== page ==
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Finding My Virginity
The New Autobiography
- Read in 21 minutes
- Audio & text available
- Contains 13 key ideas
Finding My Virginity (2017) is the long-awaited sequel to Richard Branson’s first autobiography, Losing My Virginity. It picks up right where the earlier book left off, at the start of a new century with the digital marketplace opening up and an array of new business possibilities presenting themselves, including the opportunity to launch a company to take people into space.
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Key idea 1 of 13
Virgin Atlantic’s battle with British Airways presents a classic example of Richard Branson’s resourcefulness.
In 1999, Richard Branson wasn’t sure what lay ahead. The trendsetting, billionaire entrepreneur had just wrapped up his latest hot air balloon adventure, attempting to travel all the way around the world only to end up in need of rescue near the Hawaiian Islands.
At this time, Branson’s Virgin Group was on the verge of being the global brand he’d always dreamed of. And while there had been missteps along the way, such as the failed attempts during the 1990s to get into the cola, vodka and cosmetics markets, he was constantly learning and becoming more focused on what exactly made a perfect fit for the Virgin Group.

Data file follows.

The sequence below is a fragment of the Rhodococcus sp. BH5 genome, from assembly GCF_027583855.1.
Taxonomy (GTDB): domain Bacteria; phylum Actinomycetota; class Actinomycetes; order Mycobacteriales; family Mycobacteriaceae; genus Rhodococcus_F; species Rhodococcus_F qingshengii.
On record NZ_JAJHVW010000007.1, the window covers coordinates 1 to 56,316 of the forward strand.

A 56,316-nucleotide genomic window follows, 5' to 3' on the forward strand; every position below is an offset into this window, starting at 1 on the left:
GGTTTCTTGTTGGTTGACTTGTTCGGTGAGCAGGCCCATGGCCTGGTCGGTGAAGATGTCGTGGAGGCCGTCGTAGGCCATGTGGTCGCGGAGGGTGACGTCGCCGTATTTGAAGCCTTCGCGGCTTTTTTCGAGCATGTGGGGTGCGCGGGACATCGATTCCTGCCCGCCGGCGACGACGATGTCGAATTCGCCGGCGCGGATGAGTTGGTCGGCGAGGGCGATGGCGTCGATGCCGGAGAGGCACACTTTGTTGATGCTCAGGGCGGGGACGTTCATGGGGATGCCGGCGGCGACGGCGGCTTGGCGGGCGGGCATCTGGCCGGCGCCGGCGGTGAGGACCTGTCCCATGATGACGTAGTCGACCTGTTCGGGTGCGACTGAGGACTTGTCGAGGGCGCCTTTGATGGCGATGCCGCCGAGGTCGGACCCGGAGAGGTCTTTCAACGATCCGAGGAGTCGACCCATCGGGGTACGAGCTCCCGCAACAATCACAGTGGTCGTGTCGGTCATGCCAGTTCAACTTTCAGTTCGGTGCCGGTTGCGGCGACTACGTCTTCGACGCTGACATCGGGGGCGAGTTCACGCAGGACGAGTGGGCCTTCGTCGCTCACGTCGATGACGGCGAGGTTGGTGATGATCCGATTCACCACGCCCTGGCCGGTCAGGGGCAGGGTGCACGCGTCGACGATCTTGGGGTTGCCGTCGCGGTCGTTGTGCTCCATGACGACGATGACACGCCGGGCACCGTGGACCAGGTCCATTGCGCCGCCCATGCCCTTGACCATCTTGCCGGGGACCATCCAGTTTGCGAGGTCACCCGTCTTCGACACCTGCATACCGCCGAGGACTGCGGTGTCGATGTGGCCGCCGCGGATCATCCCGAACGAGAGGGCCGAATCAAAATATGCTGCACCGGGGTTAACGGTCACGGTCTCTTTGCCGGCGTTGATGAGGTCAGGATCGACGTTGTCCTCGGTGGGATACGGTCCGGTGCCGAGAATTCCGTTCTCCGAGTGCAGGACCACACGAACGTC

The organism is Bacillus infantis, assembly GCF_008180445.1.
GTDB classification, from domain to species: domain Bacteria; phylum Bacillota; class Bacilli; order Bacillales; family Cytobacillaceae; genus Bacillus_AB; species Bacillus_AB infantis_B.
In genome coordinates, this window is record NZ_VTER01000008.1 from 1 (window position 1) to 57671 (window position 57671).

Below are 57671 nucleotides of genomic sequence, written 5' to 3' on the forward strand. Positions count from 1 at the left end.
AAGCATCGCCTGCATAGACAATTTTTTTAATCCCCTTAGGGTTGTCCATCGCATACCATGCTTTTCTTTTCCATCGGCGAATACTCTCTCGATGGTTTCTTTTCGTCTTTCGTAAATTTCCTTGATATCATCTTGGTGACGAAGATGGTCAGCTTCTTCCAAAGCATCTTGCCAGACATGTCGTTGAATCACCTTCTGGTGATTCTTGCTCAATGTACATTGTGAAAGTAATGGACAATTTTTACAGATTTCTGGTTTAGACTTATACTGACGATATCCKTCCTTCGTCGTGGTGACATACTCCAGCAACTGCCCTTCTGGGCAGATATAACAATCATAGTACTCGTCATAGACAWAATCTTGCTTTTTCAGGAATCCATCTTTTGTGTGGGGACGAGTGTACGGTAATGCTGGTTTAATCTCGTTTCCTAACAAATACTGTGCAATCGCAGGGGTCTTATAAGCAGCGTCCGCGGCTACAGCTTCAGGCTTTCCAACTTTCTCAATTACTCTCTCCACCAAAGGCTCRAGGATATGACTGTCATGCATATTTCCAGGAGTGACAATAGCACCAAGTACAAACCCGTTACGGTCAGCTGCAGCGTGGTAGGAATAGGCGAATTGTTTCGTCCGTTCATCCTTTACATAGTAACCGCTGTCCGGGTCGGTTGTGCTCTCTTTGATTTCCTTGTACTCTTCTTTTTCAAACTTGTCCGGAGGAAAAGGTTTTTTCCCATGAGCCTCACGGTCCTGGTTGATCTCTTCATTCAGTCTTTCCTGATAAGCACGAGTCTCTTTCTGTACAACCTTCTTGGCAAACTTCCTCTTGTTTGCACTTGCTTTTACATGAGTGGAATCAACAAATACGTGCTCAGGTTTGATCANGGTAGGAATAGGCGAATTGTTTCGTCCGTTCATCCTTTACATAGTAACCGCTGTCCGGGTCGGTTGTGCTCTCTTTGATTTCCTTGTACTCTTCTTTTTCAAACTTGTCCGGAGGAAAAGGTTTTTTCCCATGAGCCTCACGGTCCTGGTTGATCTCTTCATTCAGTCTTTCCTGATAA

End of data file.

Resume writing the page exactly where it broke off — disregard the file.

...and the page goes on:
One of the companies that Branson fought hardest for is Virgin Atlantic, the international airline whose history shows how determined Branson can be to compete.
Virgin Atlantic was founded in the early 1980s, and as with most of Branson’s projects, it was born in an attempt to offer people a better experience. In this case, an alternative to British Airways (BA), which wielded an extremely powerful influence at London’s Heathrow Airport but offered bad food, bad entertainment and bad service.
But BA would not go down without a fight. Ever since Virgin Atlantic started doing business, BA has tried to squeeze it out of the competition, even using “dirty tricks” that involved printing libelous remarks about the company.
Though the libel suit against BA was settled with Branson being awarded damages, he prefers to win simply by being the best airline in the business, not by being in the courtroom.
Branson is also always keen to improve and take a shot at his competition. At one point Virgin Atlantic began offering in-flight massages. Branson advertised this by putting up a sign at Heathrow that read, “BA Don’t Give a Shiatsu.”
And when BA was spending huge amounts sponsoring the London Eye in the 1990s, and running into all kinds of technical problems that left the giant ferris wheel stranded on its side, Branson jumped at the chance to hire a blimp displaying the message, “BA CAN’T GET IT UP.”
Cheekiness and great service; that’s the Virgin way.